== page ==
The Catalan government has announced 186 new vacancies in the Catalan Tax Office (ATC, in Catalan), as well as a budget increase of 25 per cent. This is, without a doubt, a step in the right direction because it means that this government body will receive the necessary resources to fulfill the duties laid out for it in Catalonia’s current Charter.
It is a proven fact that for any decentralised system to work efficiently, the central government must transfer the decision-making powers and spending management, as well as the capacity to allocate and manage the resources needed to fund any devolved powers. This is how governments are held accountable by the public and how the people are able to assess government policy. It is as simple as comparing the services offered by any administration versus the tax revenue allocated to them. That is why all administrations must be fully visible both in terms of expenditure and income. Unlike with local governments, where taxpayers are well aware of what taxes are levied by their local council, Spain’s regional administrations are not very perceptible from a fiscal point of view (except in the Basque Country and Navarre). This can be explained by the very low level of fiscal accountability they have been granted by the central government, both in terms of legislative capacity and management.
As a matter of fact, Catalonia’s Generalitat is only allowed to manage the taxes that it chooses to create (its so-called “own taxes”), as well as the low-yield taxes ceded by the central Spanish government: net worth tax, inheritance, property and donation tax, stamp duty and gambling tax. Combined, they account for only 5 per cent of all tax revenue levied in Catalonia. We must remember that the Generalitat is also funded through other taxes, such as a percentage of VAT, income tax, special taxes, electricity and motor vehicle taxes, among others, but without any actual power to manage them. Rather, it is the Spanish Central Tax Office (AEAT, in Spanish) who is responsible for collecting, inspecting and managing those taxes. This aspect definitely merits an in-depth review. It does not make much sense for an administration to be in charge of collecting a given tax while it is denied the capacity to modify or manage it. We are faced with a lack of fiscal autonomy, low fiscal responsibility and high reliance on Madrid: even though the Generalitat is entitled to some tax revenue, the fact that the AEAT is in charge means that the Catalan government’s resources inevitably depend on staggered advance payments from Madrid.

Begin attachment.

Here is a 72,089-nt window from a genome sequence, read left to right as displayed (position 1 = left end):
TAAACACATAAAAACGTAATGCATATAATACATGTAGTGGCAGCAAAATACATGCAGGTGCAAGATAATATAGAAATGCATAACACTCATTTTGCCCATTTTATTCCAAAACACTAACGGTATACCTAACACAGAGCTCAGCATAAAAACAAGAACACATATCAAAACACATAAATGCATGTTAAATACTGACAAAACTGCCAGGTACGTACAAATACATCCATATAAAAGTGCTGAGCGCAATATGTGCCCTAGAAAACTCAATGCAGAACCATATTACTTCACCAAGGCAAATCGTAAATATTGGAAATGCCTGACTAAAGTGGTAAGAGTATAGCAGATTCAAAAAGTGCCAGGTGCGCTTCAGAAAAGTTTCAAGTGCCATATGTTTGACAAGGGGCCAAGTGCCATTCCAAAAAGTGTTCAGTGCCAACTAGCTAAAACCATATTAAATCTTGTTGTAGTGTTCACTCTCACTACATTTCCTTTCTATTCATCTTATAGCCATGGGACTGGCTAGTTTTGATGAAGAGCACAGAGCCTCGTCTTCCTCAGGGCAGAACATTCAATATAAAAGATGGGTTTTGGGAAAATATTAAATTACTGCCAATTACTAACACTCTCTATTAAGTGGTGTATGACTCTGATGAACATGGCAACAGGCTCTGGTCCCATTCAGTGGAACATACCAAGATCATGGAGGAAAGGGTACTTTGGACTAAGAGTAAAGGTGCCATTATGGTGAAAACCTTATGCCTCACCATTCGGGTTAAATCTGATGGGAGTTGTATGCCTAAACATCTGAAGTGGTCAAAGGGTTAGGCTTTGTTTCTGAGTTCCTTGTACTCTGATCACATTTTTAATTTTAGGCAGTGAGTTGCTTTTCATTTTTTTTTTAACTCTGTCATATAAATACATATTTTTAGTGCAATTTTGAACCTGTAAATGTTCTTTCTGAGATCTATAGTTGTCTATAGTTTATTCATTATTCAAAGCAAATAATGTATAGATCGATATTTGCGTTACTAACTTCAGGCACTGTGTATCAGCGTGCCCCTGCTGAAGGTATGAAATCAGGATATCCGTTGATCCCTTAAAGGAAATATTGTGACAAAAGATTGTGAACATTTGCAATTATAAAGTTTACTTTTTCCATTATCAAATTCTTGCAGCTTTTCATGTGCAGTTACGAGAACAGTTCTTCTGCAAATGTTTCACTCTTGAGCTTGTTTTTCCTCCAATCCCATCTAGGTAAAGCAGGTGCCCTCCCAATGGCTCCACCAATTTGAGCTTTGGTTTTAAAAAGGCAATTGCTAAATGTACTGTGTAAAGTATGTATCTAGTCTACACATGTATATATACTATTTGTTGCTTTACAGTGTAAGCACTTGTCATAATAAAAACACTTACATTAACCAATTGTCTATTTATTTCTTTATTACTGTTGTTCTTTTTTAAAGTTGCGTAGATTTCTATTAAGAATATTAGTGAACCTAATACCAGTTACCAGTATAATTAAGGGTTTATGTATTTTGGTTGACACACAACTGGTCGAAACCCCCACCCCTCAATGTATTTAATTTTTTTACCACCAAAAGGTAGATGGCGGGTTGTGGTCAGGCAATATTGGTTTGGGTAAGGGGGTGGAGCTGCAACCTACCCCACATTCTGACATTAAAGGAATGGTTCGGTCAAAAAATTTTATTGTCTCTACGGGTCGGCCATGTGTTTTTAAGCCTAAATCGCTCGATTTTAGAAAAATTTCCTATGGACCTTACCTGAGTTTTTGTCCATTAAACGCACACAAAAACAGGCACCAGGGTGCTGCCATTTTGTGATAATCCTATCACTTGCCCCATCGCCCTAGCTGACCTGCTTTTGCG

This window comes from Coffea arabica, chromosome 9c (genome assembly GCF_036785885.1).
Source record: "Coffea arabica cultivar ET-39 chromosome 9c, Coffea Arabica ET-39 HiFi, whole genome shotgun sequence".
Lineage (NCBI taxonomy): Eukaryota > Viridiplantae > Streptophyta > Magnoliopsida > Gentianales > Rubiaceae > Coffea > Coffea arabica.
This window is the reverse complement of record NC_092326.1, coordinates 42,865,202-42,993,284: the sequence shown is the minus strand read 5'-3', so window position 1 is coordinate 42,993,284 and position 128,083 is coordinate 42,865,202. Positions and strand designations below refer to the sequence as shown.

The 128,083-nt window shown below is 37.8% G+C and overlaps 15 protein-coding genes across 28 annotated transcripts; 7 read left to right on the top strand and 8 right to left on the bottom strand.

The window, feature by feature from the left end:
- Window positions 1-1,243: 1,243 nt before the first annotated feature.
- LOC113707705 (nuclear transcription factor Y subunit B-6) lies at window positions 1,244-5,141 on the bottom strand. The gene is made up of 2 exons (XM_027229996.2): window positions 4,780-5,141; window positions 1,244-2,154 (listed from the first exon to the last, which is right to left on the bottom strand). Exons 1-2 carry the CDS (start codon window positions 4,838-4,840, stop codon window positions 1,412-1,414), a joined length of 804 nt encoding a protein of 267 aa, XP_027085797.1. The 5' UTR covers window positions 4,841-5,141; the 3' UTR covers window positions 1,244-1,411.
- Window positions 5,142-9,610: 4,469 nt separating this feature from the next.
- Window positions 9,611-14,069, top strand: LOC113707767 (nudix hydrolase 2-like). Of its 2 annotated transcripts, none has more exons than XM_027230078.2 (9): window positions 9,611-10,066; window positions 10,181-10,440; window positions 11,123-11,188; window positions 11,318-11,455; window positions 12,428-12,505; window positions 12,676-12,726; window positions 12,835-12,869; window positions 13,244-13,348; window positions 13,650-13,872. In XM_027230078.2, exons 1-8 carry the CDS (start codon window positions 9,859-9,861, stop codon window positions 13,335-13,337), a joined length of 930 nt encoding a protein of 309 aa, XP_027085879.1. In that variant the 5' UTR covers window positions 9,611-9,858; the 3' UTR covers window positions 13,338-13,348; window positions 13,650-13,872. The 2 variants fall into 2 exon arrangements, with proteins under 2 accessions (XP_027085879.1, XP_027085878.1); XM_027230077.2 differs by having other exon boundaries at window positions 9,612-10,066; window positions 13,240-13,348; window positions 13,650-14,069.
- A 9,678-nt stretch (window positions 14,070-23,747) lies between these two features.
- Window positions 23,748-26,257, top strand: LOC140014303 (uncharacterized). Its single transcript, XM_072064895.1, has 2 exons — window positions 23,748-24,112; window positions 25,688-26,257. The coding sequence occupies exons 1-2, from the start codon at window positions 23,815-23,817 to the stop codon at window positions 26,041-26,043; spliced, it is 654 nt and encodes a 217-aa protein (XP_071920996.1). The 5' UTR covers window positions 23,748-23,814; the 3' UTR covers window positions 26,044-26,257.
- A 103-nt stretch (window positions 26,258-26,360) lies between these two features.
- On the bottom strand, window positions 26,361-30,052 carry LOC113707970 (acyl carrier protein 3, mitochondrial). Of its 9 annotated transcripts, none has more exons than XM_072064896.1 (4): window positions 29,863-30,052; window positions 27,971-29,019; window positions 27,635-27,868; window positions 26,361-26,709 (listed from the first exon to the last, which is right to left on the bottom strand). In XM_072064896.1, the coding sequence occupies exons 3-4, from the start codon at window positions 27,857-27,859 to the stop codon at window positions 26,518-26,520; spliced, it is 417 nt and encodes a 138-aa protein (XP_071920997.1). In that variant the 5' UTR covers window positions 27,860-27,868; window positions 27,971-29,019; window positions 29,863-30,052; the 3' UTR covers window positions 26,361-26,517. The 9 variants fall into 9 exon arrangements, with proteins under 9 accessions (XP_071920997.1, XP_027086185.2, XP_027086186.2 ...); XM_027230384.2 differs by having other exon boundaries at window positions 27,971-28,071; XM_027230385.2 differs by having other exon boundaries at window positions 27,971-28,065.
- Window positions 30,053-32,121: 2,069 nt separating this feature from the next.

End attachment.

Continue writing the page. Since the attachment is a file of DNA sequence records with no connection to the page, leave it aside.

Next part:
To give you an idea of how small the Catalan Tax Authority is, we only need to compare the number of staff it employs (a meagre 325) to the nearly 4,000 employees working in Catalonia for Spain’s AEAT, or in the provincial tax collection offices, which employ close to 1,080 people in Catalonia.
Another important point is the Catalan Tax Office’s low profile, with only four branches in Catalonia (one per province capital), with several of its tax management activities being outsourced to Spain’s civil service or to the AEAT itself. For instance, some of Catalonia’s taxes are handled by Spanish Land Registry officials through an agreement that is renewed periodically. All debt collection for taxes ceded by Madrid is managed by the AEAT via a similar agreement. In order to exercise the few taxation powers that the Generalitat has nowadays, the Catalan Tax Office should at least handle these matters itself.
Having said that, we need to make the most of the new momentum to go even further and re-think what kind of tax authority we want for Catalonia. We have a chance to build an Office that is both modern and efficacious, in line with new international trends in tax management, where the notion of control and persecution of noncompliance are being replaced by the notion of service and cooperation with taxpayers, whilst still tackling tax evasion.